“Being a student in this intensive eight-month program who also works a part-time job, I understand the financial struggle that students face,” Via Dulay said. “The fact that I can pay it forward to another hard-working student made planning this event that much more rewarding.”
Hilary Doan wants other cat-owners to do their research beforehand and really consider other alternatives, just as she did toward her final decision. Consulting a veterinarian should be the first step before making the choice.
The board also held “cardboard boat races,” an event that gets groups of students to construct cardboard boats and compete in speed and weight challenges. The exercise teaches leadership, teamwork, math, technology and problem solving skills.
“Sixty years ago, it was Lady Eaton whose family owned Eaton’s department store. She started to do some fundraising lunches or fundraising teas and she used daffodils to decorate them. It basically became the symbol for the month and then the symbol on our logo for the Canadian Cancer Society,” Patricia McLaughlin said.
Comedic writer Sandra Shamas’s journey through menopause was a lonely and isolating experience.
In vintage Shamas style, though, she’s made it a little less lonely and isolating for the rest of us — and a heck of a lot funnier — with her latest show, The Big What Now, which ended a successful run in Toronto earlier this year and is now ready to hit the road.
It’s the holiday season and the homeless shelter at Yonge and Sheppard is eerily empty. The majority of the women and girls who usually populate the YWCA have left to join their families. Except for Elisheva Passarello. She walks the halls by herself once again; it has been five years since she has seen her son, let alone spent a holiday with him.
“What was hard was homeless people often have someone; I had no one, not even my own son,” Passarello said. “What’s more difficult was that he didn’t have me.”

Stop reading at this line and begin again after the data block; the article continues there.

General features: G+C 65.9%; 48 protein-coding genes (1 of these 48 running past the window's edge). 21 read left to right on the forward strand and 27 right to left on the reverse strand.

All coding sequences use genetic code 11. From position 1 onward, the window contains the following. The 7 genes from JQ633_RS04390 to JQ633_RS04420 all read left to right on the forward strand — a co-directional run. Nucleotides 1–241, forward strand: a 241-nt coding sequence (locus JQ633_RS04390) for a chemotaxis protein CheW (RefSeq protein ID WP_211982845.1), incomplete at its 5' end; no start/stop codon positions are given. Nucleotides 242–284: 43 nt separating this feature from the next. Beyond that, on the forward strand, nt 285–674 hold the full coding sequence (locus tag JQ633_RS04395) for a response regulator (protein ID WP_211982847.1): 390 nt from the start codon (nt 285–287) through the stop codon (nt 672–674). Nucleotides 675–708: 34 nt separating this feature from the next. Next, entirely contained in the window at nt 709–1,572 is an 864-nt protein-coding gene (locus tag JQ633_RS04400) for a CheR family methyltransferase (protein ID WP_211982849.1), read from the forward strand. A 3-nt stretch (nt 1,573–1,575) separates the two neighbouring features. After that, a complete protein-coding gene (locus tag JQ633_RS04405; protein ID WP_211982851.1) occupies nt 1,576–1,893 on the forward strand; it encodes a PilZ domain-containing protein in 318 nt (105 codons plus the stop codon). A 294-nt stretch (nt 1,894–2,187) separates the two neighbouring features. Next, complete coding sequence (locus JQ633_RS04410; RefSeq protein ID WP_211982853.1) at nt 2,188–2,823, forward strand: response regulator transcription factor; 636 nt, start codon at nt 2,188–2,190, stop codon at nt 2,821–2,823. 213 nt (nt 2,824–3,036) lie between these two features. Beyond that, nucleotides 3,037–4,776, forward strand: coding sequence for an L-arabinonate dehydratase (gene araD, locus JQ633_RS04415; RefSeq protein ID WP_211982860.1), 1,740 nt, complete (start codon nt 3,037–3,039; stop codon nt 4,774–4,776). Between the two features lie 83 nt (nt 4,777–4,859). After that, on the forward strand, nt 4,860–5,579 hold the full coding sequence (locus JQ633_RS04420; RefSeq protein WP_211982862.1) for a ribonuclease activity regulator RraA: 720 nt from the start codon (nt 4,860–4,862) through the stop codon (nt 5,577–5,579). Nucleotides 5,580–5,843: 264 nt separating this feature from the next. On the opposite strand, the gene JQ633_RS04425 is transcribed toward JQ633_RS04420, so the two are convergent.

John Rutledge felt overwhelmed. He had experienced the sleepless nights, changing diapers, finding that one bit of furniture not yet “child-proof.” After his daughter Ava was born, Rutledge became even more stressed and anxious, to a point where he knew something wasn’t right.
“We were in the doctor’s office and it felt like I was in free fall,” Rutledge said.
It happens at every exam time. He comes home with a pounding headache, plenty of anxiety and pressure on his shoulders.
Studying in the health and sciences program at the University of Toronto, is especially stressful. For Alex Singh, there is only one answer to his stress.
“I make my way into the kitchen, grab a shot glass and pour in some … vodka,” Singh said. “The shots temporarily take me away from my reality.”
As a professional, Heidi Snutch had seen it all. After years of working in her field, almost nothing surprised her. Then, on a day like any other, a man rushed in with his dog. He had been doing some yard work at his home, he explained, when one of the branches he was cutting fell on one of his two cocker spaniels.
“The dog had severe head trauma and was given a very poor prognosis by our critical-care specialist,” Snutch recalled.
The man, who had lost his wife to cancer that same year, begged Snutch to save his beloved pet. With little hope for recovery and lack of financial means, the man brought his other dog in, so they could say goodbye together.
“I tried to hold back my emotions but failed miserably. I was emotionally drained for the rest of my shift,” she said. “I couldn’t sleep at night because I kept replaying this instance over and over in my head.”